Would you be kind enough to tell me whether I am right with my interpretation of the expression in bold in the following sentence?
She could remember scene after scene at Bourton--Peter furious; Hugh not, of course, his match in any way, but still not a positive imbecile as Peter made out; not a mere barber's block.
scene after scene = interminable scenes
Knowing that barber’s block = an English name for a wooden model of a head used for fitting wigs I took liberty with the usage of an unusual interpretation of the present phrase instead of the previous generally known classical meaning, namely I translated the phrase in question in my native language in this way: not a mere a dressed/natty peacock.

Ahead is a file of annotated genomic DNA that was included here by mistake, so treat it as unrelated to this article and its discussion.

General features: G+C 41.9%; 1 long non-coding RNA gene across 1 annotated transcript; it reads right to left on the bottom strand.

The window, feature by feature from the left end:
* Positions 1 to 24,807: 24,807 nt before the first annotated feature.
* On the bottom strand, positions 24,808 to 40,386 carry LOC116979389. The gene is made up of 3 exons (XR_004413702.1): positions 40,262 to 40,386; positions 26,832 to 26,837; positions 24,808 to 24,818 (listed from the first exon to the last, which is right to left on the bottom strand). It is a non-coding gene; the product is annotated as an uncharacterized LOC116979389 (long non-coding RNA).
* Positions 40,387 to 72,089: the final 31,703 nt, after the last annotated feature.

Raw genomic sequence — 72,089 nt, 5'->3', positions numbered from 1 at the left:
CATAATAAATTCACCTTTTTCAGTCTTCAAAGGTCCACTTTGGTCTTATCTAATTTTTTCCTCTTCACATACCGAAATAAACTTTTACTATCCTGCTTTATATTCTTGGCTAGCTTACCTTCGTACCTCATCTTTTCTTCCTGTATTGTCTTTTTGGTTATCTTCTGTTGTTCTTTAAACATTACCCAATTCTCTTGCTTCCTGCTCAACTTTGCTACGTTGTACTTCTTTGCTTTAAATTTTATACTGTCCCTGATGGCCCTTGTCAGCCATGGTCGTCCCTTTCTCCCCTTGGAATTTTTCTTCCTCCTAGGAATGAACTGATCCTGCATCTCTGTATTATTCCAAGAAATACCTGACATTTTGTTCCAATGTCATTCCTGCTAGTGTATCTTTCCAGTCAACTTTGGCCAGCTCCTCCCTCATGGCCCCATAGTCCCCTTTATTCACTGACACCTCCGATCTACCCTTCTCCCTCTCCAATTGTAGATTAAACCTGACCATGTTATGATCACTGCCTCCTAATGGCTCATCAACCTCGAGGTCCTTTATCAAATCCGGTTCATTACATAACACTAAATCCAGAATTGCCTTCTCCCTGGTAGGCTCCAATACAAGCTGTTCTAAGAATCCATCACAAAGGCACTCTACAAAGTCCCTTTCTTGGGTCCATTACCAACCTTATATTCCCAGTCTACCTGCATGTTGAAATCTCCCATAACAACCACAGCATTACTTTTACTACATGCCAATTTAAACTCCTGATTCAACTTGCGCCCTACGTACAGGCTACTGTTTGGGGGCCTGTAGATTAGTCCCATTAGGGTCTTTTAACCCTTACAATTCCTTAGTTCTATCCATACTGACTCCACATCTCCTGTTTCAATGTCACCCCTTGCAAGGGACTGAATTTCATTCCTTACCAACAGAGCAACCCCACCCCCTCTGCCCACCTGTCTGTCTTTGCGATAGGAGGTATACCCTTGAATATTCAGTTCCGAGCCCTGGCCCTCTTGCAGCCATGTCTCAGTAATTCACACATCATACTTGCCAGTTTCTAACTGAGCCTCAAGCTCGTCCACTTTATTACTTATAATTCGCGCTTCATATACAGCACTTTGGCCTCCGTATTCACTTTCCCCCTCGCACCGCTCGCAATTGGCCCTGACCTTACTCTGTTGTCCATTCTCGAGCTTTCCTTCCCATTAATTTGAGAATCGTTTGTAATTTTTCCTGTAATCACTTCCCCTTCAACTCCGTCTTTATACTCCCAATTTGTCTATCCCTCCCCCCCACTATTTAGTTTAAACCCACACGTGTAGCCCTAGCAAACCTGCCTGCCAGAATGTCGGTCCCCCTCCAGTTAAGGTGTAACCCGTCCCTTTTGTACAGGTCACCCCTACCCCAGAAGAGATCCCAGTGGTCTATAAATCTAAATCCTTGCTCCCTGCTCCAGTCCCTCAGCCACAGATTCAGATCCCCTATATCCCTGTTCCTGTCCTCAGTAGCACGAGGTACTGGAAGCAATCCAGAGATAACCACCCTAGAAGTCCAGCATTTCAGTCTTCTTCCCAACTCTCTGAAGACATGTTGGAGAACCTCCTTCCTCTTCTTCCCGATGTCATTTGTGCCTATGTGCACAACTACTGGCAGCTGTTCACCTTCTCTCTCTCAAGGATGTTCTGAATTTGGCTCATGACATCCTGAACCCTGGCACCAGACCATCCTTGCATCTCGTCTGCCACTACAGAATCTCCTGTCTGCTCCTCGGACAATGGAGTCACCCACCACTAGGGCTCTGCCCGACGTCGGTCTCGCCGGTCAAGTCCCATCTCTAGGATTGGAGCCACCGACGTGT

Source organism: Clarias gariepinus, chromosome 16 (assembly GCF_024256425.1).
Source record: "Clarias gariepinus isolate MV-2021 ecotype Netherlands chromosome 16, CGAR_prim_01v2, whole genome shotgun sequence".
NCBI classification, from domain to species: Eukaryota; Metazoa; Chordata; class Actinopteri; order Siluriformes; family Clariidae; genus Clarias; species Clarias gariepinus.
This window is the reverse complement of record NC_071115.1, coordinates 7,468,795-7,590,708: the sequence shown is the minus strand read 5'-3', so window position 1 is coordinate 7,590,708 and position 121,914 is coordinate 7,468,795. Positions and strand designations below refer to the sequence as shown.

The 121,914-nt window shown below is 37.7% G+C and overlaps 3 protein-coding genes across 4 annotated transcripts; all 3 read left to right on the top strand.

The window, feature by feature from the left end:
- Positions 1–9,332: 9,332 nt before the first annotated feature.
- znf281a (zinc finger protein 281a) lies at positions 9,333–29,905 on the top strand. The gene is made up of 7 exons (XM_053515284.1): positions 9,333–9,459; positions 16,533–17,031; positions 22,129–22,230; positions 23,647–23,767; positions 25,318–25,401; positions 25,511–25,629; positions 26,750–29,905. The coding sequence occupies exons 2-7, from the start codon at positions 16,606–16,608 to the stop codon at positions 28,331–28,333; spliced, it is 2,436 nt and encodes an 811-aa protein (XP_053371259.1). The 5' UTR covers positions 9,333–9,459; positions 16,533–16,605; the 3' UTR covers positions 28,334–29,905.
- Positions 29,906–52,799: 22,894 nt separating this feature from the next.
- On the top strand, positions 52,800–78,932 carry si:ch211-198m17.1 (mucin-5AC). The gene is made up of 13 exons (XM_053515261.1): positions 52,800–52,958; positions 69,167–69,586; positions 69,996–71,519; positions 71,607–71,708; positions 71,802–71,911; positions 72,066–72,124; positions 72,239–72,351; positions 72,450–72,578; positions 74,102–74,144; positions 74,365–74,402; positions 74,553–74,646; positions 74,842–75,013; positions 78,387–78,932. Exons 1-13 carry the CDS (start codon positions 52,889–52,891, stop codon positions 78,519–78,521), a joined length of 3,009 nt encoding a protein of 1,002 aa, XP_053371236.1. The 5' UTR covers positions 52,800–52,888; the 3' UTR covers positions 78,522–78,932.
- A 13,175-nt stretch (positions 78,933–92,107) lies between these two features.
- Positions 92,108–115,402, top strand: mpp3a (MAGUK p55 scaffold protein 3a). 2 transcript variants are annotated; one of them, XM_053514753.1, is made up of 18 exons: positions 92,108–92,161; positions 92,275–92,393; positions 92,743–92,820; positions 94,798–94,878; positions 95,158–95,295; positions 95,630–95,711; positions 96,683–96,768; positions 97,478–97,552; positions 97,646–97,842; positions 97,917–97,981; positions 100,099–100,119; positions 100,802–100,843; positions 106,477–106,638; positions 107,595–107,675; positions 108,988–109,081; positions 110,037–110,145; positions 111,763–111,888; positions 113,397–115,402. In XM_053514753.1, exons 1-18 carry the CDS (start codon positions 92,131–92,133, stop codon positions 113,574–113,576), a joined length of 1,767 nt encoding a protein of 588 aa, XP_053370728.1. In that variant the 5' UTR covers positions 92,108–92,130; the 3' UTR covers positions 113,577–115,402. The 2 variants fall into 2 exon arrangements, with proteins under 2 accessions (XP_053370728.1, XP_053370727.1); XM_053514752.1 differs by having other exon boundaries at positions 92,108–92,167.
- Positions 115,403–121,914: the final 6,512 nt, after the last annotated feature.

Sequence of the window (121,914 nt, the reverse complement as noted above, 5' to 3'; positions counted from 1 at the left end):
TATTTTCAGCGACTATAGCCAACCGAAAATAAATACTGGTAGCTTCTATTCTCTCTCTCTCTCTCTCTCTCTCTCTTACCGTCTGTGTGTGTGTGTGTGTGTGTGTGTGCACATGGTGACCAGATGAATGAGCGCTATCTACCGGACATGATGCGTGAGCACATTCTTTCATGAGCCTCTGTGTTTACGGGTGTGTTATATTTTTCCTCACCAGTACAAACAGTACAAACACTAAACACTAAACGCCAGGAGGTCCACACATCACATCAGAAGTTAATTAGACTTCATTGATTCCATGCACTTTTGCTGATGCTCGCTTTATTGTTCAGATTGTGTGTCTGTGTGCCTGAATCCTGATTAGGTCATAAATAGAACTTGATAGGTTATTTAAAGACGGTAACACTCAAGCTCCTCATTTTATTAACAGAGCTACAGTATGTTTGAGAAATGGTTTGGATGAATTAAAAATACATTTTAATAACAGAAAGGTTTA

Thanks for your efforts.
Barber's block is a term that can be used for 'an overdressed man' but it is not in common use now.